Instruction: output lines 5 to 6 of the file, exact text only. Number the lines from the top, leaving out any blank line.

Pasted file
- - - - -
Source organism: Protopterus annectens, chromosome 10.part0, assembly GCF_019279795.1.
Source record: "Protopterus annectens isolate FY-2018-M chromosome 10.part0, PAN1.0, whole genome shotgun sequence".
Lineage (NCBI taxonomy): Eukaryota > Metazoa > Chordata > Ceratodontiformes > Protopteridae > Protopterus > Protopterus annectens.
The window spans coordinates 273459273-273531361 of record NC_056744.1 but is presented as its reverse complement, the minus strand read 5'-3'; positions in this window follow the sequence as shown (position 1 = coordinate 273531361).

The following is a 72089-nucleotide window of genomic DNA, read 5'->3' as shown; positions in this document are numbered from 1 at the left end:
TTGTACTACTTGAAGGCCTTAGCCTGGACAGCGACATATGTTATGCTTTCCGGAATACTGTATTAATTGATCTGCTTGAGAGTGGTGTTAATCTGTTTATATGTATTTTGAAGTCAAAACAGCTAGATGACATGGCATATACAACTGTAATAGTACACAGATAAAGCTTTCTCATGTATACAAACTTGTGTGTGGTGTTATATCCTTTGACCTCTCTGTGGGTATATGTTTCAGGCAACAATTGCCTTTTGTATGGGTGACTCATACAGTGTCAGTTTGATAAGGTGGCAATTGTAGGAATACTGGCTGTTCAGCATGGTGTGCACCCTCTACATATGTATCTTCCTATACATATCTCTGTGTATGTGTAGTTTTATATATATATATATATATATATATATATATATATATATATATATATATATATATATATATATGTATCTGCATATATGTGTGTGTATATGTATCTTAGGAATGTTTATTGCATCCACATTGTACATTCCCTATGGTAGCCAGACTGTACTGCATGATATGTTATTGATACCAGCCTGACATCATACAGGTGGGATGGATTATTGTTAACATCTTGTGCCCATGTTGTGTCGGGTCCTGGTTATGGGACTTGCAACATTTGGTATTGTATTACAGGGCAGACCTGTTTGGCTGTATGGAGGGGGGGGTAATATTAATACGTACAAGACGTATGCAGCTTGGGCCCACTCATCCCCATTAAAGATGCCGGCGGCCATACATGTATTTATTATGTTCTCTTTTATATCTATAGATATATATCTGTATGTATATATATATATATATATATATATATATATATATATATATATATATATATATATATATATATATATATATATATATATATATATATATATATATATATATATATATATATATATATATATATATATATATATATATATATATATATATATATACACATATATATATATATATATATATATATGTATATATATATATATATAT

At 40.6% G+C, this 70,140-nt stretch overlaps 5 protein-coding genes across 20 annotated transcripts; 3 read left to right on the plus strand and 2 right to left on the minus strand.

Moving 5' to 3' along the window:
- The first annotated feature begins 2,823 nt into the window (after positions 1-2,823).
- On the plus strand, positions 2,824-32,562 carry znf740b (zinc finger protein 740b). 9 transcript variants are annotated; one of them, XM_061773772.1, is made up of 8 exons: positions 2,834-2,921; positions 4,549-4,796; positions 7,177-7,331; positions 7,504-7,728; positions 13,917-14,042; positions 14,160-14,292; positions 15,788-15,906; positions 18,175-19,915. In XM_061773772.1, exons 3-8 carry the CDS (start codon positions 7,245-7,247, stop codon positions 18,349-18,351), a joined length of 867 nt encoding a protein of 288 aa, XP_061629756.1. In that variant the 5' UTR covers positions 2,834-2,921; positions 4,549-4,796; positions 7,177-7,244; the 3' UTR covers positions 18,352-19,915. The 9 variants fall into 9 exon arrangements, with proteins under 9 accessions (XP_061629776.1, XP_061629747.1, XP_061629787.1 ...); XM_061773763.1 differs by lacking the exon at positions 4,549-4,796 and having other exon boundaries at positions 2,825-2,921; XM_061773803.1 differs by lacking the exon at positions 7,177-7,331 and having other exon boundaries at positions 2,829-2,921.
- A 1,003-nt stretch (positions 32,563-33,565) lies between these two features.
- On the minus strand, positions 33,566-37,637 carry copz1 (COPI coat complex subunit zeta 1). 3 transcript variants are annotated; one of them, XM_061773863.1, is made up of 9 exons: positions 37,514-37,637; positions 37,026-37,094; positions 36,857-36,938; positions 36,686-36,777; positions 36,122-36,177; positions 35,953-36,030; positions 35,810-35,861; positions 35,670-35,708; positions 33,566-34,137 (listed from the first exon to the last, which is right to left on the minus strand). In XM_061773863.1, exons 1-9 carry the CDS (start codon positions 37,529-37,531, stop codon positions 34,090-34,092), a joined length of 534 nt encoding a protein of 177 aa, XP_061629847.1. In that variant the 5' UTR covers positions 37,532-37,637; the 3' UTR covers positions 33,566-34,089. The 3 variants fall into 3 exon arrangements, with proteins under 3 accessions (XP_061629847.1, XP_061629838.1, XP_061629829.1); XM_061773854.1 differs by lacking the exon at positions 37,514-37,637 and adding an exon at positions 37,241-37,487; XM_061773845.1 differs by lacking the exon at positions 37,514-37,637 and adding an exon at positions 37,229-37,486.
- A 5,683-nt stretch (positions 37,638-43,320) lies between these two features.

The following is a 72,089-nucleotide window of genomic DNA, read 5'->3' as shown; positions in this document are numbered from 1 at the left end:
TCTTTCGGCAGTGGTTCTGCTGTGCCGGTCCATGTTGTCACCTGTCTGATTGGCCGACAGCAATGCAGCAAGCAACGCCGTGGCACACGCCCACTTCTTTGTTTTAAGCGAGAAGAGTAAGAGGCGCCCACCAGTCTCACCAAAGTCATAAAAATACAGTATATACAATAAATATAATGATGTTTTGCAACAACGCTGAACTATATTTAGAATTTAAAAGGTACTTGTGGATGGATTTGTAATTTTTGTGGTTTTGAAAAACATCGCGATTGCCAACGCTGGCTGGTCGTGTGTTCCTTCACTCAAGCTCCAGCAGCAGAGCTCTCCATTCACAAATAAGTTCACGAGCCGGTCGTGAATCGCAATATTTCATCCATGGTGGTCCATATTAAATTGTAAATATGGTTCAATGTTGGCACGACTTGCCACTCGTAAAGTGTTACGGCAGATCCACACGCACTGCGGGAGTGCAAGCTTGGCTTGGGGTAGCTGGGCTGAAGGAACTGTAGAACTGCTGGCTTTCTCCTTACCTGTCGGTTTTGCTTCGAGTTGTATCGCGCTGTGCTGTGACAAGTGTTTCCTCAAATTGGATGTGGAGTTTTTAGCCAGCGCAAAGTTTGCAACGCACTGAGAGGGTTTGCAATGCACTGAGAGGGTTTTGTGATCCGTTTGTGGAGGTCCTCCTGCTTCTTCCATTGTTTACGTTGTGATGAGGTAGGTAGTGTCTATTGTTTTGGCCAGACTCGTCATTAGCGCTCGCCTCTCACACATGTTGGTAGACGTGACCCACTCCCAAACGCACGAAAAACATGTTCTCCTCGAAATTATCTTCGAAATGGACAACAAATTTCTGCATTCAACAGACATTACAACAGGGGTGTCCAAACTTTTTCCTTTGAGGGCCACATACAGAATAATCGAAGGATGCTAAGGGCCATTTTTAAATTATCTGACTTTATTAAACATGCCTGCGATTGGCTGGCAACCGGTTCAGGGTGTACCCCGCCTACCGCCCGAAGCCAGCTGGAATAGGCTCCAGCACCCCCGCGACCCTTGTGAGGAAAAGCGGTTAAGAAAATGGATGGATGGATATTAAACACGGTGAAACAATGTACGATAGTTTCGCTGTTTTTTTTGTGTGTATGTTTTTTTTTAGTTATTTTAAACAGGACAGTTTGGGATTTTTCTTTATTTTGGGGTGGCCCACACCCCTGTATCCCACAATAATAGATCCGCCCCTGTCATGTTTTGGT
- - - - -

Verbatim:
The following is a 72089-nucleotide window of genomic DNA, read 5'->3' as shown; positions in this document are numbered from 1 at the left end:
TTGTACTACTTGAAGGCCTTAGCCTGGACAGCGACATATGTTATGCTTTCCGGAATACTGTATTAATTGATCTGCTTGAGAGTGGTGTTAATCTGTTTATATGTATTTTGAAGTCAAAACAGCTAGATGACATGGCATATACAACTGTAATAGTACACAGATAAAGCTTTCTCATGTATACAAACTTGTGTGTGGTGTTATATCCTTTGACCTCTCTGTGGGTATATGTTTCAGGCAACAATTGCCTTTTGTATGGGTGACTCATACAGTGTCAGTTTGATAAGGTGGCAATTGTAGGAATACTGGCTGTTCAGCATGGTGTGCACCCTCTACATATGTATCTTCCTATACATATCTCTGTGTATGTGTAGTTTTATATATATATATATATATATATATATATATATATATATATATATATATATATATATATATATGTATCTGCATATATGTGTGTGTATATGTATCTTAGGAATGTTTATTGCATCCACATTGTACATTCCCTATGGTAGCCAGACTGTACTGCATGATATGTTATTGATACCAGCCTGACATCATACAGGTGGGATGGATTATTGTTAACATCTTGTGCCCATGTTGTGTCGGGTCCTGGTTATGGGACTTGCAACATTTGGTATTGTATTACAGGGCAGACCTGTTTGGCTGTATGGAGGGGGGGGTAATATTAATACGTACAAGACGTATGCAGCTTGGGCCCACTCATCCCCATTAAAGATGCCGGCGGCCATACATGTATTTATTATGTTCTCTTTTATATCTATAGATATATATCTGTATGTATATATATATATATATATATATATATATATATATATATATATATATATATATATATATATATATATATATATATATATATATATATATATATATATATATATATATATATATATATATATATATATATATATATATATATATATATATATATACACATATATATATATATATATATATATATGTATATATATATATATATAT